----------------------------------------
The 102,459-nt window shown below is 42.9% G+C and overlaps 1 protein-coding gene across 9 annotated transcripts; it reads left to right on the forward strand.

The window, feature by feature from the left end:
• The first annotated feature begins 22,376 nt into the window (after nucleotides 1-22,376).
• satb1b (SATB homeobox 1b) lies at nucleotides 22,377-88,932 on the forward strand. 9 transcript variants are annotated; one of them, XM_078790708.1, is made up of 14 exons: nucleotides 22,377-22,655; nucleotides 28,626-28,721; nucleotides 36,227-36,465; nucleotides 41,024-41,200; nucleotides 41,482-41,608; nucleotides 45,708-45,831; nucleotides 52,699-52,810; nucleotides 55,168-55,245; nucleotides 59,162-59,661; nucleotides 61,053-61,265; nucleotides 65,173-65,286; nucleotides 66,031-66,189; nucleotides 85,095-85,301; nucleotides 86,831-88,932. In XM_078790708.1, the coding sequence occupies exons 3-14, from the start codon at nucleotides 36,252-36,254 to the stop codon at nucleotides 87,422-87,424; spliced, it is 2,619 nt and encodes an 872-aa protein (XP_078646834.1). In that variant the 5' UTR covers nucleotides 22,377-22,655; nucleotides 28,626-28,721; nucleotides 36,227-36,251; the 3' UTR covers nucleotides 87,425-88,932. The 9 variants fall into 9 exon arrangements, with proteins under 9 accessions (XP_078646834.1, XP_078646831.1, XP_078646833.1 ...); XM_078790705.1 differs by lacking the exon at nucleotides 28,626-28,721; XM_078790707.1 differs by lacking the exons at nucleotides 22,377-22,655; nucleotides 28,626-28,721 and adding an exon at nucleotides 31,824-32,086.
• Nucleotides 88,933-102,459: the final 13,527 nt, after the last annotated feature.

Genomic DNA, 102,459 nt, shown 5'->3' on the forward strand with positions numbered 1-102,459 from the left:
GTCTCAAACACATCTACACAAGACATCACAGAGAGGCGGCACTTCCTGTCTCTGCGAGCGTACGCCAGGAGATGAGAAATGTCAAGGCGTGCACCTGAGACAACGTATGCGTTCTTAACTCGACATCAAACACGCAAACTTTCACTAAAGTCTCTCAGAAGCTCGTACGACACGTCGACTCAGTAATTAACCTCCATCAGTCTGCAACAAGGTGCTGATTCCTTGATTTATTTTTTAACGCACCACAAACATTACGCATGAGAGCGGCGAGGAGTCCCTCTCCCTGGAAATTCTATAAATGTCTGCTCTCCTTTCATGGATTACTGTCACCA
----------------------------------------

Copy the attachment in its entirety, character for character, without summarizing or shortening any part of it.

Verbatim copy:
The 102,459-nt window shown below is 42.9% G+C and overlaps 1 protein-coding gene across 9 annotated transcripts; it reads left to right on the forward strand.

The window, feature by feature from the left end:
• The first annotated feature begins 22,376 nt into the window (after nucleotides 1-22,376).
• satb1b (SATB homeobox 1b) lies at nucleotides 22,377-88,932 on the forward strand. 9 transcript variants are annotated; one of them, XM_078790708.1, is made up of 14 exons: nucleotides 22,377-22,655; nucleotides 28,626-28,721; nucleotides 36,227-36,465; nucleotides 41,024-41,200; nucleotides 41,482-41,608; nucleotides 45,708-45,831; nucleotides 52,699-52,810; nucleotides 55,168-55,245; nucleotides 59,162-59,661; nucleotides 61,053-61,265; nucleotides 65,173-65,286; nucleotides 66,031-66,189; nucleotides 85,095-85,301; nucleotides 86,831-88,932. In XM_078790708.1, the coding sequence occupies exons 3-14, from the start codon at nucleotides 36,252-36,254 to the stop codon at nucleotides 87,422-87,424; spliced, it is 2,619 nt and encodes an 872-aa protein (XP_078646834.1). In that variant the 5' UTR covers nucleotides 22,377-22,655; nucleotides 28,626-28,721; nucleotides 36,227-36,251; the 3' UTR covers nucleotides 87,425-88,932. The 9 variants fall into 9 exon arrangements, with proteins under 9 accessions (XP_078646834.1, XP_078646831.1, XP_078646833.1 ...); XM_078790705.1 differs by lacking the exon at nucleotides 28,626-28,721; XM_078790707.1 differs by lacking the exons at nucleotides 22,377-22,655; nucleotides 28,626-28,721 and adding an exon at nucleotides 31,824-32,086.
• Nucleotides 88,933-102,459: the final 13,527 nt, after the last annotated feature.

Genomic DNA, 102,459 nt, shown 5'->3' on the forward strand with positions numbered 1-102,459 from the left:
GTCTCAAACACATCTACACAAGACATCACAGAGAGGCGGCACTTCCTGTCTCTGCGAGCGTACGCCAGGAGATGAGAAATGTCAAGGCGTGCACCTGAGACAACGTATGCGTTCTTAACTCGACATCAAACACGCAAACTTTCACTAAAGTCTCTCAGAAGCTCGTACGACACGTCGACTCAGTAATTAACCTCCATCAGTCTGCAACAAGGTGCTGATTCCTTGATTTATTTTTTAACGCACCACAAACATTACGCATGAGAGCGGCGAGGAGTCCCTCTCCCTGGAAATTCTATAAATGTCTGCTCTCCTTTCATGGATTACTGTCACCA